Before we were married you told me you often dreamed of swimming, your lithe body moving fluid and weightless in the water, not sinking from the weight of your half-brokenness, being towed by the rope from your family’s rowboat, a human anchor holding everyone back. You told me you were so glad that we met when you could still rightfully claim the title “Homo erectus” (man walking upright), even though, with your legs held straight in metal cages, you knew that if I wanted to run, you would never be able to catch me, but, you said, at least for now we can see eye to eye. You thought as long as we were on the same level nobody could question our right to be happy. So for 18 years we bandaged the blisters and cuts on your calves and thighs from the unforgiving metal, and you joked to passers-by in the street, I am Iron Man! as they turned their heads at the clank and wheeze of your armour and found compelling reasons to cross to the other side of the street.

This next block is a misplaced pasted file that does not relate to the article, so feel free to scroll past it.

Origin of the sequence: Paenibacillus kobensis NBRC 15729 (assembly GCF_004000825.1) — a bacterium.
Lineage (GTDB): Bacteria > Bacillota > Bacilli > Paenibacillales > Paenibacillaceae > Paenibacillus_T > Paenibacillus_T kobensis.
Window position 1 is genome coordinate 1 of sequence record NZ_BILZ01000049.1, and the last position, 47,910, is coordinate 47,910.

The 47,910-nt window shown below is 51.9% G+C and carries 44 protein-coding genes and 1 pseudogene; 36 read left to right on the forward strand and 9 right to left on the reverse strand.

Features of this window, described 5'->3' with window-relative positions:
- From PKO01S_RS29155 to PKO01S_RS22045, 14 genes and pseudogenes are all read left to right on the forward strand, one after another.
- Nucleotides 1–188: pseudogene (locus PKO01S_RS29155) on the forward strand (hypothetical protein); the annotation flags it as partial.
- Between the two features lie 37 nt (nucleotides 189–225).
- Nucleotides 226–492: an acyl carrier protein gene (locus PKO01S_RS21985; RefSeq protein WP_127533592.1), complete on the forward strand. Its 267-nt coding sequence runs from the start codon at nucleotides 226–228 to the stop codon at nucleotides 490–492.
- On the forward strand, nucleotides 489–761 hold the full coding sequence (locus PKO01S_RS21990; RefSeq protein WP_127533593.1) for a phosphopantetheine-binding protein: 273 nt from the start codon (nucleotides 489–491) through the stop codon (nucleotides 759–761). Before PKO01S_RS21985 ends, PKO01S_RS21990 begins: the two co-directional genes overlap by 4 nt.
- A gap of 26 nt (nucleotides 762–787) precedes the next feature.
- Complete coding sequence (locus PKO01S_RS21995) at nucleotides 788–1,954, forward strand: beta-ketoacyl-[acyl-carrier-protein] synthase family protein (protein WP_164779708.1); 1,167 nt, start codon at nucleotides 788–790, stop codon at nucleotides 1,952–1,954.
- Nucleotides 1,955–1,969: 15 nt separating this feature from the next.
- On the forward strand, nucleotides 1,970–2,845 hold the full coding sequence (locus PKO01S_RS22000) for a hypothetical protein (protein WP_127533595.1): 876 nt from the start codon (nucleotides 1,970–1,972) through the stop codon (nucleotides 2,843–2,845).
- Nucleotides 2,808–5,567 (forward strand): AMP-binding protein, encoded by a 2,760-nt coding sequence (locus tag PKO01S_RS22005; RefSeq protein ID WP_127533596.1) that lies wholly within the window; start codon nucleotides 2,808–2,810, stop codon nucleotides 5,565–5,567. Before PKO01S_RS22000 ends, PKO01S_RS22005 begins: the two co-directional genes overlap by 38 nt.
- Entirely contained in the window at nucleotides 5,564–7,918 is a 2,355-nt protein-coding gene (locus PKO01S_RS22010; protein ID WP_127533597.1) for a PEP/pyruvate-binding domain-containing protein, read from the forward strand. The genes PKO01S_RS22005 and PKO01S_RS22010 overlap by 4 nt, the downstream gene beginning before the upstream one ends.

For my part, as your wife, I held my arm around your waist to curb my pace and confirm our vows, and wondered if those were questions in their eyes. And I imagined a time when your legs might be released from their cages and replaced with titanium wheels, hoping you would feel the freedom to run, to escape from a new title, “Homo paraplegia”, from being “looked down upon” and being the one always left behind. And I dreamed of us, swimming, adorned with nothing to hold us back, our naked bodies slicing through the water in perfect unison.